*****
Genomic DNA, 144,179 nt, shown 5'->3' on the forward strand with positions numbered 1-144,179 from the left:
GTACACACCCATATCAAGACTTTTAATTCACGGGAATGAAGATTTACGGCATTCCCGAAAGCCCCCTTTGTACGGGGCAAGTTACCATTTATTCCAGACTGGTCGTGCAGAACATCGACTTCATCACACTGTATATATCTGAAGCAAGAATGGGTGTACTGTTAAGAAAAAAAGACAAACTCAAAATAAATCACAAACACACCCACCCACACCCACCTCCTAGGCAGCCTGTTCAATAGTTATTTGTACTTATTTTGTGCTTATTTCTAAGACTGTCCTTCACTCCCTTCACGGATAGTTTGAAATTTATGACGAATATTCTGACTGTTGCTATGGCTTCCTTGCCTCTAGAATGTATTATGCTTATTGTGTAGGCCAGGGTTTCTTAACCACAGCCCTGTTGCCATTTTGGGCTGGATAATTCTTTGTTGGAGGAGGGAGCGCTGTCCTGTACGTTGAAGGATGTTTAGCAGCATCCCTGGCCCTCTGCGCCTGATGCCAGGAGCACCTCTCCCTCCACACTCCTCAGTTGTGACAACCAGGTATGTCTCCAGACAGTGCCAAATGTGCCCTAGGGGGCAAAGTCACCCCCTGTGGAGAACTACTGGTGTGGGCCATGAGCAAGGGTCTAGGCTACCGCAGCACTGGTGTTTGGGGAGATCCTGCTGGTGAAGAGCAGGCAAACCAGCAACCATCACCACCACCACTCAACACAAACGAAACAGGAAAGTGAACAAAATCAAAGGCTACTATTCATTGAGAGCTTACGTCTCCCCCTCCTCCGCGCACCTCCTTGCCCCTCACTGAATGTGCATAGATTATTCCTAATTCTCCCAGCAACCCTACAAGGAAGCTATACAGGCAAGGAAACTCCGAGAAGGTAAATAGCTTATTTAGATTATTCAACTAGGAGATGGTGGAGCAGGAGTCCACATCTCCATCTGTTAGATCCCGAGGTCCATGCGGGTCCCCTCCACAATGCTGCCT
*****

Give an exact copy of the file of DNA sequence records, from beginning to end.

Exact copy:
Genomic DNA, 144,179 nt, shown 5'->3' on the forward strand with positions numbered 1-144,179 from the left:
GTACACACCCATATCAAGACTTTTAATTCACGGGAATGAAGATTTACGGCATTCCCGAAAGCCCCCTTTGTACGGGGCAAGTTACCATTTATTCCAGACTGGTCGTGCAGAACATCGACTTCATCACACTGTATATATCTGAAGCAAGAATGGGTGTACTGTTAAGAAAAAAAGACAAACTCAAAATAAATCACAAACACACCCACCCACACCCACCTCCTAGGCAGCCTGTTCAATAGTTATTTGTACTTATTTTGTGCTTATTTCTAAGACTGTCCTTCACTCCCTTCACGGATAGTTTGAAATTTATGACGAATATTCTGACTGTTGCTATGGCTTCCTTGCCTCTAGAATGTATTATGCTTATTGTGTAGGCCAGGGTTTCTTAACCACAGCCCTGTTGCCATTTTGGGCTGGATAATTCTTTGTTGGAGGAGGGAGCGCTGTCCTGTACGTTGAAGGATGTTTAGCAGCATCCCTGGCCCTCTGCGCCTGATGCCAGGAGCACCTCTCCCTCCACACTCCTCAGTTGTGACAACCAGGTATGTCTCCAGACAGTGCCAAATGTGCCCTAGGGGGCAAAGTCACCCCCTGTGGAGAACTACTGGTGTGGGCCATGAGCAAGGGTCTAGGCTACCGCAGCACTGGTGTTTGGGGAGATCCTGCTGGTGAAGAGCAGGCAAACCAGCAACCATCACCACCACCACTCAACACAAACGAAACAGGAAAGTGAACAAAATCAAAGGCTACTATTCATTGAGAGCTTACGTCTCCCCCTCCTCCGCGCACCTCCTTGCCCCTCACTGAATGTGCATAGATTATTCCTAATTCTCCCAGCAACCCTACAAGGAAGCTATACAGGCAAGGAAACTCCGAGAAGGTAAATAGCTTATTTAGATTATTCAACTAGGAGATGGTGGAGCAGGAGTCCACATCTCCATCTGTTAGATCCCGAGGTCCATGCGGGTCCCCTCCACAATGCTGCCT